But when it comes to STDs?

“I think that it’s not something they think about, they don’t worry about sexually transmitted diseases,” Davis says…….[God’s justice can fall on anyone, regardless of age.  Not that contracting an STD is always a sign of God’s justice, but He does allow our sins to become our chastisements]

………”If you go to the Florida Department of Health website or the Centers for Disease Control, you would notice an alarming trend,” Dr. Merritt says. “Thirty-five percent of HIV cases are now on people 50 years and older.”

Now hold on a minute. In the US, well over 95% of new HIV cases occur in men.  That increase, if it is one, in people contracting HIV above the age of 50 is virtually entirely occurring only among those inclined toward male-male sodomy.

Whatever happened to growing old with dignity? I’m not saying people have to maintain a Victorian stiffness, but it’s a bit disconcerting to me to read about elderly people behaving like rutting animals.

Remember being told to “act  your age” when you were younger?  Do we now have to lecture hyper-sexed boomers to the same end?

This is what comes from the cultural glorification of – worship would be more like it – youth and a kind of wanton sexuality totally detached from any moral moorings.  Heck, I used to worship at that altar myself.  How many of us lament the passing of another year at our birthdays?  Should we not rather rejoice at what God has given us?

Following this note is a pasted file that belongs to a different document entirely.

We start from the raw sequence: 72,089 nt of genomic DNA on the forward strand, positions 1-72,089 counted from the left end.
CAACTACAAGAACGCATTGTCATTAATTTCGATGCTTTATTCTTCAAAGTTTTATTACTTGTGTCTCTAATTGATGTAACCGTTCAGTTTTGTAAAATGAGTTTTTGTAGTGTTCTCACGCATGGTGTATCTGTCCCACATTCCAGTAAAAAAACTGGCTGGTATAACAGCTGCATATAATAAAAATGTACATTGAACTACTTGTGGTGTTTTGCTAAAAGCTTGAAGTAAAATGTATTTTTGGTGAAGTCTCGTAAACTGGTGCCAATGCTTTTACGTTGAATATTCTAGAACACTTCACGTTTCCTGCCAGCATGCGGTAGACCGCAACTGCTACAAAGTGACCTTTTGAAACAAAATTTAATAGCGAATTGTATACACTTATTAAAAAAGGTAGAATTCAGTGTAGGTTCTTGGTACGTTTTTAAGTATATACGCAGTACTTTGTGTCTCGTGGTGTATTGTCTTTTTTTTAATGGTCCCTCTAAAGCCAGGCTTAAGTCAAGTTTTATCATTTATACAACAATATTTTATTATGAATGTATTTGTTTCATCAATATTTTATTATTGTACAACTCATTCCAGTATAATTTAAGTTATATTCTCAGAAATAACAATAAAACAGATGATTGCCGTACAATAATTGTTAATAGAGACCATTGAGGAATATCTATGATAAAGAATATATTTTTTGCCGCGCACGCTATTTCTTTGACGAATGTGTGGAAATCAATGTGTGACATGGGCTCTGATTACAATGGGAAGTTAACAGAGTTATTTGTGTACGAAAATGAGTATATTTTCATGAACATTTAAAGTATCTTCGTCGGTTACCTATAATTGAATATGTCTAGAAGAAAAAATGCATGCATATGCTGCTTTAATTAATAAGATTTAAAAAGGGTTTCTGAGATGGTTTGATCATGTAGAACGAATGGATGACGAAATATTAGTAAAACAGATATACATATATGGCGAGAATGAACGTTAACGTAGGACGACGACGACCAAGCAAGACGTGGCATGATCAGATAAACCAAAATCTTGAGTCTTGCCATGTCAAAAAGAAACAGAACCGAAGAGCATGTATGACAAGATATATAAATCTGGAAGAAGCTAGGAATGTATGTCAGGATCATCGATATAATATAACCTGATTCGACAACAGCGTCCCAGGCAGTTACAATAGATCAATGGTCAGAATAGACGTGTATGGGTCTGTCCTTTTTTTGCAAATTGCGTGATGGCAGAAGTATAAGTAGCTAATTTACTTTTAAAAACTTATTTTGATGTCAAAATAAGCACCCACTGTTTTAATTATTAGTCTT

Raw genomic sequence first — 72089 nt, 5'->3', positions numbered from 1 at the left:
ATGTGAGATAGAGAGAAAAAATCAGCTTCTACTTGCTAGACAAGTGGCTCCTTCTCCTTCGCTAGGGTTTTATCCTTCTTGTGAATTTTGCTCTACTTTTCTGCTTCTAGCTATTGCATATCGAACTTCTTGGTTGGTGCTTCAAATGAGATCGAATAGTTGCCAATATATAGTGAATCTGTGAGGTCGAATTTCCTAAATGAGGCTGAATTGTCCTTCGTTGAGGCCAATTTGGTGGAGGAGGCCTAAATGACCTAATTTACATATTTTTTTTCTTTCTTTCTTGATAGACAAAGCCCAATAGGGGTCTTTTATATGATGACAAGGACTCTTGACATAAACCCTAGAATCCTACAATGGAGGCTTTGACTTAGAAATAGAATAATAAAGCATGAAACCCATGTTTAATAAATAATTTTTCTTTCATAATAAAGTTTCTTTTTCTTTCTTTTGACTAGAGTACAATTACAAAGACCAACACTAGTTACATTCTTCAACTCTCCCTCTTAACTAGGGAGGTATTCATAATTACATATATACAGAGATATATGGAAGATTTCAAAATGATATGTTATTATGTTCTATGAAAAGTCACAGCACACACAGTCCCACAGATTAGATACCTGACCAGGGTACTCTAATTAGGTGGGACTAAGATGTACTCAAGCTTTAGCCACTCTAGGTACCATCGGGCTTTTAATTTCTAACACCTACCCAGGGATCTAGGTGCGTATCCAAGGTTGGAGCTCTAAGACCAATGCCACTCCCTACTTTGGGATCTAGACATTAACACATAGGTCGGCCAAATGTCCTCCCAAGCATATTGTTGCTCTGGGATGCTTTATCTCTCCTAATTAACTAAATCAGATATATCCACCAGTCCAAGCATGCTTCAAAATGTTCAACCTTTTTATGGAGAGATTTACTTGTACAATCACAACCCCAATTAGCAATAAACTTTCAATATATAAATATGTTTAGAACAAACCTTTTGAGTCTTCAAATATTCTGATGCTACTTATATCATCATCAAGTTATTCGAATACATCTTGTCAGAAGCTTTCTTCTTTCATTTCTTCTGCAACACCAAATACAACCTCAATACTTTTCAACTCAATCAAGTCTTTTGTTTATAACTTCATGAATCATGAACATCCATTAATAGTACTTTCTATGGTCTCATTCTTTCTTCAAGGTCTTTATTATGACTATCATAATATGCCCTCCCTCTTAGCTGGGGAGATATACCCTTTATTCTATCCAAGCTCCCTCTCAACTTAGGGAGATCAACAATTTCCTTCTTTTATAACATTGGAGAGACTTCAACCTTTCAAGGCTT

Some of the best, most stable societies the world has seen have been those where a strict moral decorum was maintained and where being possessed of many years was something to be venerated as worthy of great dignity.  Not anymore.  Now even octogenarians are convinced they can act like they’re 22 forever (and not a good 22).  No one says as much, but this cult of youth revolves around an enormous fear of death, fear for what will come after.

Well, we don’t have to fear.  We know.  After death comes judgment, then Heaven or hell, for all eternity.  For the worldlings, this is a terror, something to be fled.  For those who know and love Jesus Christ, it is a comfort, and, for those possessed of great sanctity, even something to be longed for, as so many Saints did.

At any rate, it’s the total opposite of what we see in the world around us in these sad, last days.